In the beginning there was dancing. But before we get to that, we need to go back even further: In the beginning there was the Marcellus, a geologic formation of black shale that dates back to the mid-Devonian age and undergirds a wide swath of mid-Atlantic Appalachian terrain. Shale traps deposits of natural gas deep underground and it was this resource that in 2008 brought energy speculators to the rural homestead of Josh Fox. Eight years later, one can only wonder if the investors now regret having knocked on that particular door.
While considering the company’s offer to lease mining rights beneath his family’s property, Fox began an amateur investigation into the risks. He was already a theater director and fledgling filmmaker at the time, and whatever polish he at first lacked as a journalist and cameraman were compensated by great instincts and a storyteller’s gift. The resulting documentary went on to win major festivals awards and an Oscar nomination while transforming the national conversation on hydraulic fracturing (fracking) for natural gas. Gasland, and its 2013 sequel Gasland II, exposed a deceitful, unregulated industry that had quietly infiltrated communities and public lands throughout the US, oftentimes resulting in poisoned water sources, methane leaks, and large explosions, among other risks.
The films—and Fox’s front and center personality within them—helped to propel him into iconic status within the anti-fracking and larger environmental movements. He became a full-time activist, regularly appearing at rallies and legislative events, especially in his adopted home state of New York. Fox’s latest film, How to Let Go of the World (and Love All the Things Climate Can’t Change), picks up the thread of his life at this point. In his dry, murmur-y style, Fox explains at the film’s outset that Governor Cuomo’s 2015 rejection of fracking in New York was a high water mark for the movement, a vindication for Fox’s own efforts, and a cause for celebration— hence we find our host jubilantly dancing around his apartment in the film’s opening scene. But he knew it wasn’t the whole story of climate change, and the more he looked at the dire predictions of rising sea levels and the effects already being experienced throughout the web of global causality, the more he really just wanted to go on permanent retreat.
This sentiment—the urge to hide oneself in a bubble of safety and the conflict of the imperative to stay present in the fray— informs the remainder of the film. Fox sets out on a journey that crisscrosses the globe, chronicling the disruption and devastation that are harbingers of the wider suffering to come. From the hurricane-hammered housing projects of New York’s post-Sandy outerboroughs to oil flooded swamps deep in the Amazonian jungle, these are not whistle stops for the fainthearted. (He also has provocative conversations with an impressive cast of scientists and activists such as Bill McKibben, Van Jones and Lester Brown.)
At each destination he and his small crew encounter accidental activists who are seeking to expose the despoiling occurring at their expense. These are people from whom intimidated silence is expected by those in power. And yet, what we discover with Fox’s introduction, is a resourcefulness and resiliency of spirit that comes directly out of traditional cultures, even while it is informed by 21st century realities. They are fully aware of their own role in the global struggle against greed, indifference and stagnation and they are also aware of the media’s role in all this. In Ecuador, Fox’s hosts show him a fully modern video lab in what looks like a thatched hut. In China, an artist risks persecution by highlighting the danger of rampant air pollution. In rural Zambia, a tribal leader brings solar panels to his district, providing green electricity to inhabitants for the first time and green jobs for local women.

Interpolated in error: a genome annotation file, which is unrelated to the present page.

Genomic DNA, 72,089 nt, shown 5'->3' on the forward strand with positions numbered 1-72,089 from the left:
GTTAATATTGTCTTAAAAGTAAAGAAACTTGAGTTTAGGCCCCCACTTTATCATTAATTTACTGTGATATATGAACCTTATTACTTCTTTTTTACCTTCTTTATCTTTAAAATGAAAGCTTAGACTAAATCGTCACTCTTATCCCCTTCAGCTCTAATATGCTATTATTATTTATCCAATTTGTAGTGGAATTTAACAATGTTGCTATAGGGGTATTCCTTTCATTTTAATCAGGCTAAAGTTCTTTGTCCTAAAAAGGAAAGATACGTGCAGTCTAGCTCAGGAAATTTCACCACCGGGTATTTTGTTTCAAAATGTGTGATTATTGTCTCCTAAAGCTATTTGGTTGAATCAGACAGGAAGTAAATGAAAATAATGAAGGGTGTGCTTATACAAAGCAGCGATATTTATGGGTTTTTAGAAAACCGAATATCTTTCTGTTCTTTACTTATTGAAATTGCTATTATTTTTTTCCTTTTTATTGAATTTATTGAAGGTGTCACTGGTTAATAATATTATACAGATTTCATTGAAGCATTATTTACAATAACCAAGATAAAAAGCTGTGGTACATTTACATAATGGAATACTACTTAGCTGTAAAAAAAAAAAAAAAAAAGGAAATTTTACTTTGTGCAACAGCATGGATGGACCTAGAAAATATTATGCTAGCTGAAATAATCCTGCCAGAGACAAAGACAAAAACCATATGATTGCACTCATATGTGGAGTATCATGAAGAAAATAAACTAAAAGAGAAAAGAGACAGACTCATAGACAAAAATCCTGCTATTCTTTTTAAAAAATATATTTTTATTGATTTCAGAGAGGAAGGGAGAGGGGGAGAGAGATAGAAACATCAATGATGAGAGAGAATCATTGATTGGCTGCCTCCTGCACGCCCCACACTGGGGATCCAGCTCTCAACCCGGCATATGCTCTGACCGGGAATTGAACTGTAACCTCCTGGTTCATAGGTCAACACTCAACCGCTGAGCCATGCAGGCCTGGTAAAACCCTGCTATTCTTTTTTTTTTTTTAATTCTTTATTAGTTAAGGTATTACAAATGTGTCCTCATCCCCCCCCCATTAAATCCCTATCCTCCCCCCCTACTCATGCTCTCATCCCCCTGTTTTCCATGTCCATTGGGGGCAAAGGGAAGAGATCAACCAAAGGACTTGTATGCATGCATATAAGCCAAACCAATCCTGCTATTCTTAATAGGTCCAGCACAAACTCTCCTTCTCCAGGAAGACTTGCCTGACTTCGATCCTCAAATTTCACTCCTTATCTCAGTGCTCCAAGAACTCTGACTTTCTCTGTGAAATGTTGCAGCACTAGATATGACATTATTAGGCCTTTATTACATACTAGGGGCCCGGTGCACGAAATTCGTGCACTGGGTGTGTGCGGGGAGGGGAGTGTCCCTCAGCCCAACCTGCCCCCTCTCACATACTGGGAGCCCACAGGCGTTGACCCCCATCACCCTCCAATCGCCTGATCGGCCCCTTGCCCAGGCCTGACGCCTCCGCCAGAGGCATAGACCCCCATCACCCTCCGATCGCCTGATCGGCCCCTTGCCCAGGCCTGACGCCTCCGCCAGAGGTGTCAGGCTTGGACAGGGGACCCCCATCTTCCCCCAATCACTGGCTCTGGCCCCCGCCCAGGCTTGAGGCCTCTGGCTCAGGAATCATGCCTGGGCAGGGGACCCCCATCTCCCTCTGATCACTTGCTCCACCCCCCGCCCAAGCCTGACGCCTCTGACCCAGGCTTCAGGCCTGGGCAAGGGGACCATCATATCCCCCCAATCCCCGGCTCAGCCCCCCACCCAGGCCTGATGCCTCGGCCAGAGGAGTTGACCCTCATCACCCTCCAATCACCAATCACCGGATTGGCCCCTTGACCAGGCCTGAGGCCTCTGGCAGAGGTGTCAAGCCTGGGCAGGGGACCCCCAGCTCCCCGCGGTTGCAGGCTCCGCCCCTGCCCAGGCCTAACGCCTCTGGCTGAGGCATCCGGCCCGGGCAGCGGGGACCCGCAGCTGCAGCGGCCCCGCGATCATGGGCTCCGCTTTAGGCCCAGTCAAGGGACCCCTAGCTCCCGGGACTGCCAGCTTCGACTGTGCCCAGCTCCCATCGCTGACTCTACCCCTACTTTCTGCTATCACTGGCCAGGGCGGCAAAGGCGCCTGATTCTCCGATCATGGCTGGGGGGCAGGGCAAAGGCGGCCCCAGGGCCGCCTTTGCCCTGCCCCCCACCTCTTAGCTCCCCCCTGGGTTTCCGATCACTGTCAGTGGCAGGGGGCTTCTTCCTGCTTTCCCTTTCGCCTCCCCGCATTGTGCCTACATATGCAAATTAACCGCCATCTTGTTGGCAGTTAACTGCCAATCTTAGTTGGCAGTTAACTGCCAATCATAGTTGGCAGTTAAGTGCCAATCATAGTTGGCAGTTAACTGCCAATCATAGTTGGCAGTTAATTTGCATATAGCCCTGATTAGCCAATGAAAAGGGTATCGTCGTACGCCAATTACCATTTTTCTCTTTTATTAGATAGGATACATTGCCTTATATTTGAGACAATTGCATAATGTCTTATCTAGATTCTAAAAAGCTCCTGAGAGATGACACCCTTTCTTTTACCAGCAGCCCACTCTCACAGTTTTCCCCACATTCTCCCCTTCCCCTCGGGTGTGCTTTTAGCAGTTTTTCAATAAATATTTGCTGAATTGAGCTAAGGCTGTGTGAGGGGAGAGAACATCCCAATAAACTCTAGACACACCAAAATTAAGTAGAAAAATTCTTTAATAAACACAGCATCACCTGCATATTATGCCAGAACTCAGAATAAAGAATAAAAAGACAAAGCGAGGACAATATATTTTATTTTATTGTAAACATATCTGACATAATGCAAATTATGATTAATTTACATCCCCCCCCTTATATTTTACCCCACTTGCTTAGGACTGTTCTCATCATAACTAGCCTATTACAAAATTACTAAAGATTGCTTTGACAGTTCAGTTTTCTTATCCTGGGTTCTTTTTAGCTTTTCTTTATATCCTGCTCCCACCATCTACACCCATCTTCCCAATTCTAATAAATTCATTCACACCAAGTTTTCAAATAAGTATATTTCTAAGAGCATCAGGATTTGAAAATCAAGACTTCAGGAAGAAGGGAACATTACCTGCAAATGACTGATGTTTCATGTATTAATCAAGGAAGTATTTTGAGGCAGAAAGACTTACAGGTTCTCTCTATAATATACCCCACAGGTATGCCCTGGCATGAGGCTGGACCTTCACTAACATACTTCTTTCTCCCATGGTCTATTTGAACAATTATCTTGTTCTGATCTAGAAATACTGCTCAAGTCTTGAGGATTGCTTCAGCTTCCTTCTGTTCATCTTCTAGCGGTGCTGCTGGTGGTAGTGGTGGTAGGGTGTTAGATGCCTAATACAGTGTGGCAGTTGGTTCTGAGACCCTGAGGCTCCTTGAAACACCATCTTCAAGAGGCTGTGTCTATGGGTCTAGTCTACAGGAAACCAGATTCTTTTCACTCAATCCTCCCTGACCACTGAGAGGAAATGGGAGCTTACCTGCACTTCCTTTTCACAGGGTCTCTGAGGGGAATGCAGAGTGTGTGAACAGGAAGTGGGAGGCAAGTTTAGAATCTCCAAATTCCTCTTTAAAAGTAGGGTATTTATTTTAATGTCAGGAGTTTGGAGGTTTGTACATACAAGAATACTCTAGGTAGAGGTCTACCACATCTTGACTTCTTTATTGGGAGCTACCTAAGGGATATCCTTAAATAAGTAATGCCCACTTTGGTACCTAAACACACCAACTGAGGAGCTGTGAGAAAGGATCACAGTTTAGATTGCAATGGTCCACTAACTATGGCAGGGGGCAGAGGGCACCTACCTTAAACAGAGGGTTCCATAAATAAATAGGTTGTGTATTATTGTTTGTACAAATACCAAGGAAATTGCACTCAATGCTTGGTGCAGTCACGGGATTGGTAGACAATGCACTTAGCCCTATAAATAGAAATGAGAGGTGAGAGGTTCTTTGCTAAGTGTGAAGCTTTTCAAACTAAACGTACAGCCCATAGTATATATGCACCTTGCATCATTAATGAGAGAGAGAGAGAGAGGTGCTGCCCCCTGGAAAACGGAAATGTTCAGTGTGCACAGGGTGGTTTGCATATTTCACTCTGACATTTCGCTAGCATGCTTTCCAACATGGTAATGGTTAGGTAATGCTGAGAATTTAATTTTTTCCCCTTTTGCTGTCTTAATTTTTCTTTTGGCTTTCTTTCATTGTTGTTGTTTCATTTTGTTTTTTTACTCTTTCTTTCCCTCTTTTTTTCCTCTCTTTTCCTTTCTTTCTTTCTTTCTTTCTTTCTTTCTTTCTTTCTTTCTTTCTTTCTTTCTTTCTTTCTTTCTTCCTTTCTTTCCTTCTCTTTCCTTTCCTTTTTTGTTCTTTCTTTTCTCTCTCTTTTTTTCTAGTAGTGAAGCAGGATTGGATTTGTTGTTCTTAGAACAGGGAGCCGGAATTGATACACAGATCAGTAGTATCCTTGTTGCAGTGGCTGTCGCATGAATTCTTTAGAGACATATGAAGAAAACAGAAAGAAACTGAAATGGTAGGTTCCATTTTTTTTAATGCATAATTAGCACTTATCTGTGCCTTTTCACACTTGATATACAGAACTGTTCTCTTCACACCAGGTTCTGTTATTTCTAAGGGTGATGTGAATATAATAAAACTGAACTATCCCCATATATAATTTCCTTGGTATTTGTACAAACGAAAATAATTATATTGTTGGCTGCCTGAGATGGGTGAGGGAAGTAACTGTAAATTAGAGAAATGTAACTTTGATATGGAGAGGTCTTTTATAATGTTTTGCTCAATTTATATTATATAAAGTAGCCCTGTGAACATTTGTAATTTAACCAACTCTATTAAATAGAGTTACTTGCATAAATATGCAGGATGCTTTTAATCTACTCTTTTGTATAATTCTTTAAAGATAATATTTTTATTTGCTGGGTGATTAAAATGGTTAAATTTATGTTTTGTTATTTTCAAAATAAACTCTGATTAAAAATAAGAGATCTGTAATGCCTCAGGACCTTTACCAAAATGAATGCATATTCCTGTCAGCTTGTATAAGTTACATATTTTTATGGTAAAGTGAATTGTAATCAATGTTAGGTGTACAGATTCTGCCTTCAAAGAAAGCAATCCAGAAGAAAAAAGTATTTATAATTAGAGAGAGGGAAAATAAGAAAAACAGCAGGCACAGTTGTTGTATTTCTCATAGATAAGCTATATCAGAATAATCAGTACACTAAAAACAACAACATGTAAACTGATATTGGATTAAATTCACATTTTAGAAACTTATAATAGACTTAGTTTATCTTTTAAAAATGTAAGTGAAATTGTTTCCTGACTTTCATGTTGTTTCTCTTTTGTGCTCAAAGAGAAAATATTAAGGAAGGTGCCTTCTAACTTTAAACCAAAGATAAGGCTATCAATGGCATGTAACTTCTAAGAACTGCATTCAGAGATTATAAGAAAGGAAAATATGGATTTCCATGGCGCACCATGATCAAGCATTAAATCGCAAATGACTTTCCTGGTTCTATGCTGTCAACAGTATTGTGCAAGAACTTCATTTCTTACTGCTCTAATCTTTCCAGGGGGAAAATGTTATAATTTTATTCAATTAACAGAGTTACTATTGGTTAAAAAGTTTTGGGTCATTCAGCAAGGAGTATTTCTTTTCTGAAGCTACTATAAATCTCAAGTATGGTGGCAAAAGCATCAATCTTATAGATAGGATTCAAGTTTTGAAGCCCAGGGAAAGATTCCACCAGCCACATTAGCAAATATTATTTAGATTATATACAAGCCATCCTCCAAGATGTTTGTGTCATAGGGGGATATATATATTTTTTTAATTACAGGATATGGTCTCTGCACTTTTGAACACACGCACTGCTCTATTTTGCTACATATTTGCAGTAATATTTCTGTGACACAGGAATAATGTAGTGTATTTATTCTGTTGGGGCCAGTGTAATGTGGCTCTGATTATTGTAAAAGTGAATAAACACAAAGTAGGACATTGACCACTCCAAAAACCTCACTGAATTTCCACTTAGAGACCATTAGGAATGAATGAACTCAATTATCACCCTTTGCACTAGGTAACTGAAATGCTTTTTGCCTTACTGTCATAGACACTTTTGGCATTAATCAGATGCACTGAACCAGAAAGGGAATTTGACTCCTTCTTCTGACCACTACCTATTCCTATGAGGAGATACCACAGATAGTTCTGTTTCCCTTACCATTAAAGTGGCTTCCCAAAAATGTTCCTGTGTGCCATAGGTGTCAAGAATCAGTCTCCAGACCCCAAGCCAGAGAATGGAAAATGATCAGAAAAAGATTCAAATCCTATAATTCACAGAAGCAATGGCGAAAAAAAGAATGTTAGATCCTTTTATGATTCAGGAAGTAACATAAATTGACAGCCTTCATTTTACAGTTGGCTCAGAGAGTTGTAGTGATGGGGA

The dramatic high point of How to Let Go is a masterfully coordinated showdown between an alliance of Pacific Islanders and environmental organizations aiming to block a coal tanker from leaving New South Wales, Australia. Their tools? Battle cries and hand carved canoes. It was doomed to fail from the start. That is, if you actually expected the ship to stay in port and the fossil fuels it bore to stay unburned. (Though no one comprehends the meaning of “rising sea levels” better than Pacific Islanders, many of whom have already seen their ancestral lands disappear into the sea.) Their protest is, in fact, a demonstration for themselves and for the world that theirs is a culture of life, a culture of resiliency. They’re rallying cry, “We are not drowning! We are Fighting!” perfectly encapsulates the paradox of protest in the face of such odds.
Ultimately, Fox is humbled and inspired by what he discovers in these far-flung outposts of dissent. Even when the water’s rising, when the corporation/state is wielding its clubs, even when the world is on fire, some individuals and communities will find creative means of opposition. Sometimes it doesn’t seem to change much while sometimes gains are made. Either way, it’s an expression of humanity at its best and challenges the rest of us to find such a reserve within our own selves. And that’s something to dance about.
The film has already made waves throughout a grassroots, nationwide tour and it will soon find a wider audience with a broadcast on HBO. Some viewers might be put off by the film’s length or the oftentimes handheld footage, but these didn’t actually detract for me. I identified with Fox’s crisis of conscience and, frankly, I also am the hero of my own epic story (and villain and chorus and set decorator) right up until the moments where I, too, find ways to let go.
JL Hokyu Aronson, MRO lives in Phoenicia, NY.